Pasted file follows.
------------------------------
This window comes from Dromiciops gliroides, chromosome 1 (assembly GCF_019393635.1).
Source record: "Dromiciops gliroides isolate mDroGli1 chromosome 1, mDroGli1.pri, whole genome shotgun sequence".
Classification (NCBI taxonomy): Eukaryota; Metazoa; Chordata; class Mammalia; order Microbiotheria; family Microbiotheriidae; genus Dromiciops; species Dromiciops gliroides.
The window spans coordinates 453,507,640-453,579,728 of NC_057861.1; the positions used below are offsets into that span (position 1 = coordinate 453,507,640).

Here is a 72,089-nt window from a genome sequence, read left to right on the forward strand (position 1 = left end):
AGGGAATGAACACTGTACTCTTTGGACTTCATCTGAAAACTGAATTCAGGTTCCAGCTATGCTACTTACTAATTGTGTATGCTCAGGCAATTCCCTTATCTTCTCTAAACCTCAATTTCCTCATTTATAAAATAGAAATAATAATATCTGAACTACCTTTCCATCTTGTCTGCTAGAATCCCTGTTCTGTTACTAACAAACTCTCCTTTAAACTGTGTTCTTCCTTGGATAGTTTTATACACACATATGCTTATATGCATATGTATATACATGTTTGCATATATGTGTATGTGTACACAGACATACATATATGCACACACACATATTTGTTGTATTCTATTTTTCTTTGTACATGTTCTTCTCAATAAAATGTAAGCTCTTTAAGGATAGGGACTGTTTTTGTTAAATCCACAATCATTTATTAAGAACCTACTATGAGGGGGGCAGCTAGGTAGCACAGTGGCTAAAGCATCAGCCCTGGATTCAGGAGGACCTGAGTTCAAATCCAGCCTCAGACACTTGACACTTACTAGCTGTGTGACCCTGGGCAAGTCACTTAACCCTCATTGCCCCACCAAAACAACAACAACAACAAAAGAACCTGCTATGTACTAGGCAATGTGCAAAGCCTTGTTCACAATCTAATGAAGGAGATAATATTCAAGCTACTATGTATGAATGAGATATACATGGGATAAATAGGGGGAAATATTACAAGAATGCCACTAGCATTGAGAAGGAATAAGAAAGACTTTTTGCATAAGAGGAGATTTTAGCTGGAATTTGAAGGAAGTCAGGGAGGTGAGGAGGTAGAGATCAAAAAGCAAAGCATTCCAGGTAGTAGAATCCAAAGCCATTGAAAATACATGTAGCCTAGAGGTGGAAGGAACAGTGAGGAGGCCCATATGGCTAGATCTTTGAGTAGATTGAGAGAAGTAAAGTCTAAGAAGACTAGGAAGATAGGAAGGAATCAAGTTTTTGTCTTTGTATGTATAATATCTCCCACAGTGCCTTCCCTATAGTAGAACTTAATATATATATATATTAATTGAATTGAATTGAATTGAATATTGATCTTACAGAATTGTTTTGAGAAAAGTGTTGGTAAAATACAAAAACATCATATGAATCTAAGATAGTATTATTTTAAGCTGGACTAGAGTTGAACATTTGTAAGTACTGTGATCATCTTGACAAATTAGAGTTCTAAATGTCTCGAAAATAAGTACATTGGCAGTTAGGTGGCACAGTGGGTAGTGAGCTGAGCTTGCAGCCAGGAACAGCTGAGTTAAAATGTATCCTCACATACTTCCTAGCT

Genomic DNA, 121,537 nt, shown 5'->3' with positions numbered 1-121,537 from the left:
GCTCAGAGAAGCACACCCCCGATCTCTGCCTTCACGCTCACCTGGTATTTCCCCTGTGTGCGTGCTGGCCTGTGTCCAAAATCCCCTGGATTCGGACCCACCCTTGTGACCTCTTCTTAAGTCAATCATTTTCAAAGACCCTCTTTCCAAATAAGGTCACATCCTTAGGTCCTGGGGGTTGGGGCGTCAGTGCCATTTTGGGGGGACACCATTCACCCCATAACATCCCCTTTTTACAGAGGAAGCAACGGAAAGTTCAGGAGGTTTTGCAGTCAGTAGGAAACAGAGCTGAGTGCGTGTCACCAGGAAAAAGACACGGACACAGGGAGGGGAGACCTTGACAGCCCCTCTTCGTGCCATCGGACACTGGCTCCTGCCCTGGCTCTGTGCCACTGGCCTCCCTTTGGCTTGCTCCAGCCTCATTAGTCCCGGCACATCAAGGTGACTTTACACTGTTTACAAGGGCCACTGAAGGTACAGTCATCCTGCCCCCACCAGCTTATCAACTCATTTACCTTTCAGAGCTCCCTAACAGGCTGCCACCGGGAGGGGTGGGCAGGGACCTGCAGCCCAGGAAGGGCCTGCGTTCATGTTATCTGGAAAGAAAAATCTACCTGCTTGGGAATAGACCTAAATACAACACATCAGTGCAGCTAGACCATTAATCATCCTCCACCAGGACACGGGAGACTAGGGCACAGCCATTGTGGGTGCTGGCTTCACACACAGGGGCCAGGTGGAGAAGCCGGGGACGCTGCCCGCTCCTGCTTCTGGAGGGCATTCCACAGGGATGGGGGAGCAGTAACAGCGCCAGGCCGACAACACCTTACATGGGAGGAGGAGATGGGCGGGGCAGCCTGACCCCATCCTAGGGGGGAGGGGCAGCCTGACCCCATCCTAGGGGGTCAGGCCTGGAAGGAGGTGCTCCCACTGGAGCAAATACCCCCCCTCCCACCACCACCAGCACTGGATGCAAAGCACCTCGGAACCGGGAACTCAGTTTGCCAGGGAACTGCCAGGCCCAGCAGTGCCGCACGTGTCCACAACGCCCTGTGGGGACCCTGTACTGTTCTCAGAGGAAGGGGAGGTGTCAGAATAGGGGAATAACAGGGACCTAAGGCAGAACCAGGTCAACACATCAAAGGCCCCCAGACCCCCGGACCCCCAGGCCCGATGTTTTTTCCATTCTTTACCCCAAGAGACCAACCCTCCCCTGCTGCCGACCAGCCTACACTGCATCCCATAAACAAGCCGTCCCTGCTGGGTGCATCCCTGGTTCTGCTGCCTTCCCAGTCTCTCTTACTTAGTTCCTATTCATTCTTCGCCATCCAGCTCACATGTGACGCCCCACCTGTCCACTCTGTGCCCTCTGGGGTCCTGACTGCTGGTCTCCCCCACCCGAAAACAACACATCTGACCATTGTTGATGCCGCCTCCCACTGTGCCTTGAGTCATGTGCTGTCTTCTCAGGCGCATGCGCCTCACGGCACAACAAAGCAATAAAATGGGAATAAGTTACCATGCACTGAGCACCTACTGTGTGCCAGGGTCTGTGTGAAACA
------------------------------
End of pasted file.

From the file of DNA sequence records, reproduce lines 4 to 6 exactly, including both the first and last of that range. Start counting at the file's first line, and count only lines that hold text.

The window spans coordinates 453,507,640-453,579,728 of NC_057861.1; the positions used below are offsets into that span (position 1 = coordinate 453,507,640).

Here is a 72,089-nt window from a genome sequence, read left to right on the forward strand (position 1 = left end):
AGGGAATGAACACTGTACTCTTTGGACTTCATCTGAAAACTGAATTCAGGTTCCAGCTATGCTACTTACTAATTGTGTATGCTCAGGCAATTCCCTTATCTTCTCTAAACCTCAATTTCCTCATTTATAAAATAGAAATAATAATATCTGAACTACCTTTCCATCTTGTCTGCTAGAATCCCTGTTCTGTTACTAACAAACTCTCCTTTAAACTGTGTTCTTCCTTGGATAGTTTTATACACACATATGCTTATATGCATATGTATATACATGTTTGCATATATGTGTATGTGTACACAGACATACATATATGCACACACACATATTTGTTGTATTCTATTTTTCTTTGTACATGTTCTTCTCAATAAAATGTAAGCTCTTTAAGGATAGGGACTGTTTTTGTTAAATCCACAATCATTTATTAAGAACCTACTATGAGGGGGGCAGCTAGGTAGCACAGTGGCTAAAGCATCAGCCCTGGATTCAGGAGGACCTGAGTTCAAATCCAGCCTCAGACACTTGACACTTACTAGCTGTGTGACCCTGGGCAAGTCACTTAACCCTCATTGCCCCACCAAAACAACAACAACAACAAAAGAACCTGCTATGTACTAGGCAATGTGCAAAGCCTTGTTCACAATCTAATGAAGGAGATAATATTCAAGCTACTATGTATGAATGAGATATACATGGGATAAATAGGGGGAAATATTACAAGAATGCCACTAGCATTGAGAAGGAATAAGAAAGACTTTTTGCATAAGAGGAGATTTTAGCTGGAATTTGAAGGAAGTCAGGGAGGTGAGGAGGTAGAGATCAAAAAGCAAAGCATTCCAGGTAGTAGAATCCAAAGCCATTGAAAATACATGTAGCCTAGAGGTGGAAGGAACAGTGAGGAGGCCCATATGGCTAGATCTTTGAGTAGATTGAGAGAAGTAAAGTCTAAGAAGACTAGGAAGATAGGAAGGAATCAAGTTTTTGTCTTTGTATGTATAATATCTCCCACAGTGCCTTCCCTATAGTAGAACTTAATATATATATATATTAATTGAATTGAATTGAATTGAATATTGATCTTACAGAATTGTTTTGAGAAAAGTGTTGGTAAAATACAAAAACATCATATGAATCTAAGATAGTATTATTTTAAGCTGGACTAGAGTTGAACATTTGTAAGTACTGTGATCATCTTGACAAATTAGAGTTCTAAATGTCTCGAAAATAAGTACATTGGCAGTTAGGTGGCACAGTGGGTAGTGAGCTGAGCTTGCAGCCAGGAACAGCTGAGTTAAAATGTATCCTCACATACTTCCTAGCT